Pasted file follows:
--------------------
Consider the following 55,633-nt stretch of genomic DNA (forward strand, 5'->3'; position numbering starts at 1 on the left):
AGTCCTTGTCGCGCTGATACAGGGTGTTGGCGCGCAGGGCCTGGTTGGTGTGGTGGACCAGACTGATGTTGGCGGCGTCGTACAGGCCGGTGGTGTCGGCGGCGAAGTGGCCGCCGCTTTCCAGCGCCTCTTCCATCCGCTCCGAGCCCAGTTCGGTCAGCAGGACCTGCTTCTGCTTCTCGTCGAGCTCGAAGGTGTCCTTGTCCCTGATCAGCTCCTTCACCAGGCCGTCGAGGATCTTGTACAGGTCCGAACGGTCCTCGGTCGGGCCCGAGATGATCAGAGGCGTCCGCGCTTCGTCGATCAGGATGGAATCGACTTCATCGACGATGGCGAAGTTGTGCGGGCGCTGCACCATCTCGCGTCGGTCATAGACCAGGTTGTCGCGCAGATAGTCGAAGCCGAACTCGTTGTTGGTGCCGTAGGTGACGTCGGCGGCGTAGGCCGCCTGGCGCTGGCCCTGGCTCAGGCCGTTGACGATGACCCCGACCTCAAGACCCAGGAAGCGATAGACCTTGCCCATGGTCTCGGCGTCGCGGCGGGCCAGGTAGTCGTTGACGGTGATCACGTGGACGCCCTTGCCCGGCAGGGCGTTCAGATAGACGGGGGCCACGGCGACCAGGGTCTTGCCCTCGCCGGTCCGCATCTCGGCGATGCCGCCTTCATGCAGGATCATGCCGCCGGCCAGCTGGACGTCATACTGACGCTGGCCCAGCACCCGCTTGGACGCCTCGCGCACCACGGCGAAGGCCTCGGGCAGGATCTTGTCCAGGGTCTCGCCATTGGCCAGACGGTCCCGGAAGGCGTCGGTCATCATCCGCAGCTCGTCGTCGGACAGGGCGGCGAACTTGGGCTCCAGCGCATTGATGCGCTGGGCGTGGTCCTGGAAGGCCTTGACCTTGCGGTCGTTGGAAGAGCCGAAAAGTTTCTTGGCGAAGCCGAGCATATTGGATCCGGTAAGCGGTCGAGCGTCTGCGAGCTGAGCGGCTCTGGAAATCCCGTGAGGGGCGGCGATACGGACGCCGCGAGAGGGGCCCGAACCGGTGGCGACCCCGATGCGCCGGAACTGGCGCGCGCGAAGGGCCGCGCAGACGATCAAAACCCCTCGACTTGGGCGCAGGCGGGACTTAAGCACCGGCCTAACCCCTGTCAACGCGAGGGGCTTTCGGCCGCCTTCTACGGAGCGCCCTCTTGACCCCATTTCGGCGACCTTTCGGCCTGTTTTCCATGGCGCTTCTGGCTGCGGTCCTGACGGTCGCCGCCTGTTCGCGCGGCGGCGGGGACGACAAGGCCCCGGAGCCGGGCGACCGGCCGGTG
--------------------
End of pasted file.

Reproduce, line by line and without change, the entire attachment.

Consider the following 55,633-nt stretch of genomic DNA (forward strand, 5'->3'; position numbering starts at 1 on the left):
AGTCCTTGTCGCGCTGATACAGGGTGTTGGCGCGCAGGGCCTGGTTGGTGTGGTGGACCAGACTGATGTTGGCGGCGTCGTACAGGCCGGTGGTGTCGGCGGCGAAGTGGCCGCCGCTTTCCAGCGCCTCTTCCATCCGCTCCGAGCCCAGTTCGGTCAGCAGGACCTGCTTCTGCTTCTCGTCGAGCTCGAAGGTGTCCTTGTCCCTGATCAGCTCCTTCACCAGGCCGTCGAGGATCTTGTACAGGTCCGAACGGTCCTCGGTCGGGCCCGAGATGATCAGAGGCGTCCGCGCTTCGTCGATCAGGATGGAATCGACTTCATCGACGATGGCGAAGTTGTGCGGGCGCTGCACCATCTCGCGTCGGTCATAGACCAGGTTGTCGCGCAGATAGTCGAAGCCGAACTCGTTGTTGGTGCCGTAGGTGACGTCGGCGGCGTAGGCCGCCTGGCGCTGGCCCTGGCTCAGGCCGTTGACGATGACCCCGACCTCAAGACCCAGGAAGCGATAGACCTTGCCCATGGTCTCGGCGTCGCGGCGGGCCAGGTAGTCGTTGACGGTGATCACGTGGACGCCCTTGCCCGGCAGGGCGTTCAGATAGACGGGGGCCACGGCGACCAGGGTCTTGCCCTCGCCGGTCCGCATCTCGGCGATGCCGCCTTCATGCAGGATCATGCCGCCGGCCAGCTGGACGTCATACTGACGCTGGCCCAGCACCCGCTTGGACGCCTCGCGCACCACGGCGAAGGCCTCGGGCAGGATCTTGTCCAGGGTCTCGCCATTGGCCAGACGGTCCCGGAAGGCGTCGGTCATCATCCGCAGCTCGTCGTCGGACAGGGCGGCGAACTTGGGCTCCAGCGCATTGATGCGCTGGGCGTGGTCCTGGAAGGCCTTGACCTTGCGGTCGTTGGAAGAGCCGAAAAGTTTCTTGGCGAAGCCGAGCATATTGGATCCGGTAAGCGGTCGAGCGTCTGCGAGCTGAGCGGCTCTGGAAATCCCGTGAGGGGCGGCGATACGGACGCCGCGAGAGGGGCCCGAACCGGTGGCGACCCCGATGCGCCGGAACTGGCGCGCGCGAAGGGCCGCGCAGACGATCAAAACCCCTCGACTTGGGCGCAGGCGGGACTTAAGCACCGGCCTAACCCCTGTCAACGCGAGGGGCTTTCGGCCGCCTTCTACGGAGCGCCCTCTTGACCCCATTTCGGCGACCTTTCGGCCTGTTTTCCATGGCGCTTCTGGCTGCGGTCCTGACGGTCGCCGCCTGTTCGCGCGGCGGCGGGGACGACAAGGCCCCGGAGCCGGGCGACCGGCCGGTG